On Tuesday, General Attorney Jeff Sessions testified in front of the Senate Intelligence Committee about his ties (or supposed lack thereof) to Russia. Can you believe this is our new normal? Ronald Reagan is probably rolling in his grave.
Anyway, Senator Kamala Harris (D-CA) grilled Attorney General Jeff Sessions over his refusal to answer questions concerning conversations he may have had with President Donald Trump during his campaign and presidency. She was eventually interrupted by Republican Senator John McCain of Arizona and Committee Chair Richard Burr. This is not the first time McCain has interrupted Harris.
Although her directness was praised by some, it was criticized by others.
One critic of Senator Harris was Jason Miller, a former Trump aide who is now one of the president's in-house surrogates at CNN. On Anderson Cooper 360 on Tuesday, Miller accused Harris of "hysteria" for her aggressive line of questioning during Sessions' testimony.
Political analyst Kirsten Powers was quick to fire back at this choice of words.
"How was Senator Harris 'hysterical?'" she asked Miller.
"From my perspective ― my, I would say, objective perspective ― I mean it was ... it didn’t seem like there was any effort to try to get to a real question or get to the bottom of it," responded Miller.
The answer was not doing it for Powers.
"I think she asked a lot of questions, actually. She was very dogged, there’s no question, but I wouldn’t say she was any more dogged than Ron Wyden [Democratic Senator from Oregon] was, would you? Would you say that?"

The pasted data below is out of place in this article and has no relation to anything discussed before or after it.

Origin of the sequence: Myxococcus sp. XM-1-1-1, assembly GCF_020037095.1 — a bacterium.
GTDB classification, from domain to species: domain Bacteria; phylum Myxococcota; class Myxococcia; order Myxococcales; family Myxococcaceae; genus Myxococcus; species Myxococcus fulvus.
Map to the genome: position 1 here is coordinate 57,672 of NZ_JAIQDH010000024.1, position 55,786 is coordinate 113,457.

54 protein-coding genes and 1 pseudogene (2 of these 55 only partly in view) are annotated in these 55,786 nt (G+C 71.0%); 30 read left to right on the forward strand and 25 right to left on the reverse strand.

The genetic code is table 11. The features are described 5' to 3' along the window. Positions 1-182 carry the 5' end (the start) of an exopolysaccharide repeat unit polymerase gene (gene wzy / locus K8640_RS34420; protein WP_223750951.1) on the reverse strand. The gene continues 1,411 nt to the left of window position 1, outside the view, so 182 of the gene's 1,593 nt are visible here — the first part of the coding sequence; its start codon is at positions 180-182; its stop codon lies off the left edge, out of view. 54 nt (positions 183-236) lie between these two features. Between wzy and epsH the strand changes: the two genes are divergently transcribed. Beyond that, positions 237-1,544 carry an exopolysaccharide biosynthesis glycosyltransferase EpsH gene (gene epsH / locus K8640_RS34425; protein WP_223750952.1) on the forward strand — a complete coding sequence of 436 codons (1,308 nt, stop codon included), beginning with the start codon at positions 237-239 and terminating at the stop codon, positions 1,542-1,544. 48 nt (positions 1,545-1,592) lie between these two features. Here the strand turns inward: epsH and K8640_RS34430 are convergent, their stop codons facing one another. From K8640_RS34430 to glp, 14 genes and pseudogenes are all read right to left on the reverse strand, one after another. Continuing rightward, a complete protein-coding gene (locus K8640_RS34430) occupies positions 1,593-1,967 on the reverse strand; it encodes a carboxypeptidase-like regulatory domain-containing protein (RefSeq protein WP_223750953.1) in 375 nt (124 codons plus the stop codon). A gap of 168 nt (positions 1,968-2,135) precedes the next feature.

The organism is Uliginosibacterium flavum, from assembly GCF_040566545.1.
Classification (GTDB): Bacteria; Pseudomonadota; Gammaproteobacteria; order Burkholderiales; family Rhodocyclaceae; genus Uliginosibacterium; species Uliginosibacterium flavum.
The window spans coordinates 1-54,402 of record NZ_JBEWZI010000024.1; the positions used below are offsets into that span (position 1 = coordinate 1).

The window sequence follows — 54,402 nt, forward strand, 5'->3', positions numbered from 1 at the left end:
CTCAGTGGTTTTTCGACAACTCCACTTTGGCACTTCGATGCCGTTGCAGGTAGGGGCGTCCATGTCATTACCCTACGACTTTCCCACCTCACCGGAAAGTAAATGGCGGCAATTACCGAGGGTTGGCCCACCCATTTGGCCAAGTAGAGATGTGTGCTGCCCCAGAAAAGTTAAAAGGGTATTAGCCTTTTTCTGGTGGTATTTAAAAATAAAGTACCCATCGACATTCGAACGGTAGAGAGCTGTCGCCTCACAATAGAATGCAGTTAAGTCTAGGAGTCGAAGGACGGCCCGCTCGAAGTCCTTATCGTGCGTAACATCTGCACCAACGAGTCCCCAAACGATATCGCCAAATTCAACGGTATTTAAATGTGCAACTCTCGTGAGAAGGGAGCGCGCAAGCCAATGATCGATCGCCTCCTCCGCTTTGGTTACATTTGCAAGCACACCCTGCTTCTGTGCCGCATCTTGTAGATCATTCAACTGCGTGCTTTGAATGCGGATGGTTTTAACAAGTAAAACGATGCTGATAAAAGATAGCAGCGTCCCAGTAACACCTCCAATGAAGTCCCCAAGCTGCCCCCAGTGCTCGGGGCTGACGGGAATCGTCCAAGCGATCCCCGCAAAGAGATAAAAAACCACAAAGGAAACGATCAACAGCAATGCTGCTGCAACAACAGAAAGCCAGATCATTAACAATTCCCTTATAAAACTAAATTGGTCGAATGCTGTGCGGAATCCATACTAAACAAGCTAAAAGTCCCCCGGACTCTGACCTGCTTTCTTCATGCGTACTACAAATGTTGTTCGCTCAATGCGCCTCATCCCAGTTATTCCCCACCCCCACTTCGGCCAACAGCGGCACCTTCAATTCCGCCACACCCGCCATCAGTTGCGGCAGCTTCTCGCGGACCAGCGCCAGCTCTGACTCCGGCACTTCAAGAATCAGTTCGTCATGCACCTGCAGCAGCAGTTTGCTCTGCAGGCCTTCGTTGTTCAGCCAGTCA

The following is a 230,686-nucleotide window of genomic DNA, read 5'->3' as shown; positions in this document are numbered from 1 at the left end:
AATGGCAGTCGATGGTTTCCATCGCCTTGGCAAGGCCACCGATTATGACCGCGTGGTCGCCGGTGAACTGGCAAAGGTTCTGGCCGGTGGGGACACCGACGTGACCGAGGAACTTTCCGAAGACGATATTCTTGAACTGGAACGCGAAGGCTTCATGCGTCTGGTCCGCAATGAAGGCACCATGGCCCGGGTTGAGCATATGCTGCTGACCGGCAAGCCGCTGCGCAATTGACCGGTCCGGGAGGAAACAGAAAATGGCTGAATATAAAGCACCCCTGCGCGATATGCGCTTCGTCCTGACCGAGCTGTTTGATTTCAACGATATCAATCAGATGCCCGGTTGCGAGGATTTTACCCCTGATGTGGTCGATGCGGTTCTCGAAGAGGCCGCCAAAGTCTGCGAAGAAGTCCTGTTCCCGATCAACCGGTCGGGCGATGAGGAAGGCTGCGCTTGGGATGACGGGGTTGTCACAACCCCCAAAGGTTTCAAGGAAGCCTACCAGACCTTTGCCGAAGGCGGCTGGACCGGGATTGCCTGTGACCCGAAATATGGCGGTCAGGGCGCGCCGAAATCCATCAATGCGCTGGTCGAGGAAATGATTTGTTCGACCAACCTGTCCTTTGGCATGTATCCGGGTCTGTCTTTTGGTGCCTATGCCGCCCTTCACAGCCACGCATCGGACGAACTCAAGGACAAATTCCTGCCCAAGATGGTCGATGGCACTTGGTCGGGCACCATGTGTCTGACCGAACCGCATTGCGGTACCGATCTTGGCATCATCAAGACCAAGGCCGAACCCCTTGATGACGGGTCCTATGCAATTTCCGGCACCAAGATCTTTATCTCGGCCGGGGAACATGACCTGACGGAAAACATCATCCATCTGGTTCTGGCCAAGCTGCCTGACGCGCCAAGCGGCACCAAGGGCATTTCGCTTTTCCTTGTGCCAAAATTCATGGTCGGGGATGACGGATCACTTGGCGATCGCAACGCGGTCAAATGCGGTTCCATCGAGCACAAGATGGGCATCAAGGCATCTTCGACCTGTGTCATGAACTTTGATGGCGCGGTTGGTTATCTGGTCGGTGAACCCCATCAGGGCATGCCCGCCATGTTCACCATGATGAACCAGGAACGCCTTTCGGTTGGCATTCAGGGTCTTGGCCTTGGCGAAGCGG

"I think she was hysterical," Miller said. "I don't think Sen. Wyden was trying to get to the bottom of answers either."
Hm, not her point, dude.
Another CNN Trump surrogate, Jeffrey Lord, also added his two cents by saying, "hysteria is a neutral quality."
Merriam-Webster dictionary writer Kory Stamper also gave a little more historical context as to why this word could be perceived as sexist.
All this reminds me of the immortal words of rapper Nicki Minaj. In 2010, Minaj went off on the perceptions of men versus women when it comes to language and labels, delivering this speech that is more relevant today than it was seven years ago:
When I am assertive, I'm a bitch. When a man is assertive, he's a boss. He bossed up. No negative connotation behind 'bossed up.' But lots of negative connotation behind being a bitch. Donald Trump can say, 'You're fired.' Let Martha Stewart run her company the same way and be the same way. [People will say] 'F---ing old evil bitch!' But Donald Trump, he gets to hang out with young bitches and have 50 different wives and just be cool. 'Oh, Donald, we love you, Donald Trump!'
Speaking of, has anyone ever called this man 'hysterical'? Because he seems pretty hysterical.
I rest my case.